A film is worth a thousand meanings and, in this film Chris Gozum is not keen to circumscribing its kabaliksan, pakatalos. To those uncomfortable seeing an eye operation, it serves a purpose to the plot and motive. According to Chris, “…the eye surgery we see in the short film is actually performed in the ophthalmology field for a corrective purpose. They are done by the surgeon to improve the patient’s poor vision or to save the patient from further blindness. The eye you see in this film may represent my sight or my vision.”
But the sight is not only his. It is the sight of all Pangasinenses who are being blinded and, thus, could not see the beauty of their culture and their language. Hopefully, with this film, their eyes cured and restored could appreciate what our ancestors had seen. It also means that with their eyes corrected to see Pangasinan in its true form and relevance, there is hope that this film is not and will never be the last. And that Chris blazed the path of Pangasinan filmmaking toward the liberating future.

Here is the transcript of my virtual interview with Chris Gozum to enable everyone to have a view of the director’s mind.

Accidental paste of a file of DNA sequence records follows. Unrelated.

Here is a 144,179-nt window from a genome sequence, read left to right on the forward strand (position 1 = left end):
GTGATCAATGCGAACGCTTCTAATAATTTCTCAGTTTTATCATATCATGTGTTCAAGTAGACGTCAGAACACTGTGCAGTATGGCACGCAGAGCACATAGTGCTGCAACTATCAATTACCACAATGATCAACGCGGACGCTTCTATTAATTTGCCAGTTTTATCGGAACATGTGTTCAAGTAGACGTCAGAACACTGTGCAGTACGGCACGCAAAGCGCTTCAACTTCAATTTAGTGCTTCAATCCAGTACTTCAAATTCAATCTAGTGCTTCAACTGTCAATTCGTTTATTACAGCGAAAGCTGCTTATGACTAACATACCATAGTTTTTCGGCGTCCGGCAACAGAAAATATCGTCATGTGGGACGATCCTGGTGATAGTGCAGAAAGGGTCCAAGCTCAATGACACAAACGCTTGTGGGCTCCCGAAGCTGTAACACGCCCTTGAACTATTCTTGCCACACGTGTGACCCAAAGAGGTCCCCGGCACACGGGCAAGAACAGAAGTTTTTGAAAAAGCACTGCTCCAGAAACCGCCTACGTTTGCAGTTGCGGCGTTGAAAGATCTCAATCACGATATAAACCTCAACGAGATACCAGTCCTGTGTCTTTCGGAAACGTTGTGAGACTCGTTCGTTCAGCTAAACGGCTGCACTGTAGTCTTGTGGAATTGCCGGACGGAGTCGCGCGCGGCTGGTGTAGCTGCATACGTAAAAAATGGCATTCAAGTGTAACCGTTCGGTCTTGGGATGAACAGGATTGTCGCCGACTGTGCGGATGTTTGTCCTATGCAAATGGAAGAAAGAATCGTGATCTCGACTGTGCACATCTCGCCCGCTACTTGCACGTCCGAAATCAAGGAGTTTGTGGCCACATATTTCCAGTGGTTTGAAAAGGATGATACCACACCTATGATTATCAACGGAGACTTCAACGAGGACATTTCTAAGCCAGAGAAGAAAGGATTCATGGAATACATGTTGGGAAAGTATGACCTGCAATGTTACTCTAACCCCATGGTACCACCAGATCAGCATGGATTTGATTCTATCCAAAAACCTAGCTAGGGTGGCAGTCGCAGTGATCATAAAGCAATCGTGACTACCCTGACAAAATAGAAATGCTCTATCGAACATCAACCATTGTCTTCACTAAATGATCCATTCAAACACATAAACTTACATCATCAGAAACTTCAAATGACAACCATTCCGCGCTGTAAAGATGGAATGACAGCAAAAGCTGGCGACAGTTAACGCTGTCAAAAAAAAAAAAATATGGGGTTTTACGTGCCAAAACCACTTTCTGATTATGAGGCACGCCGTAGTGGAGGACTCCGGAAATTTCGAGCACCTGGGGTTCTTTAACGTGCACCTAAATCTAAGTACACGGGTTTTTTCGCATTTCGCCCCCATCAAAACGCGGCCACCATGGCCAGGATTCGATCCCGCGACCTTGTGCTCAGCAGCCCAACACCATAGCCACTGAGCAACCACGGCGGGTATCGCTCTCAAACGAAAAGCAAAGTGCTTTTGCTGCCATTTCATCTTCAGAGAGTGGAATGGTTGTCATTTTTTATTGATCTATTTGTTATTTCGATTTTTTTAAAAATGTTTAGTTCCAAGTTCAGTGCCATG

What made you decide to make a film using the Pangasinan language? Is using the language intentional? Or is it an up-to-the-last-minute change in the plan because dubbing in English is possible?

This short experimental film (Surreal Random MMS Texts para ed Ina, Agui, tan Kaamong ya Makaiiliw ed Sika: Gurgurlis ed Banua) is the first in a series of digital films I am producing under my own independent film company called Sine Caboloan. In 2007, I decided to establish this independent film production outfit whose main aim is to produce cutting edge digital films that utilizes Pangasinan, my native language, as a medium to communicate my ideas as a writer-filmmaker who comes from this region in the Philippines.

Recently, for almost four or five years already, I realized that in order to be more sincere, authentic, and honest, I had to situate my cinematic stories in the Pangasinan heartland and communicate them in the mother tongue I have known since birth. So, everything you see and hear in this short experimental film is aligned to Sine Caboloan’s aim of promoting the Pangasinan language in audio-visual media like the cinema.

When did you come up with doing this film?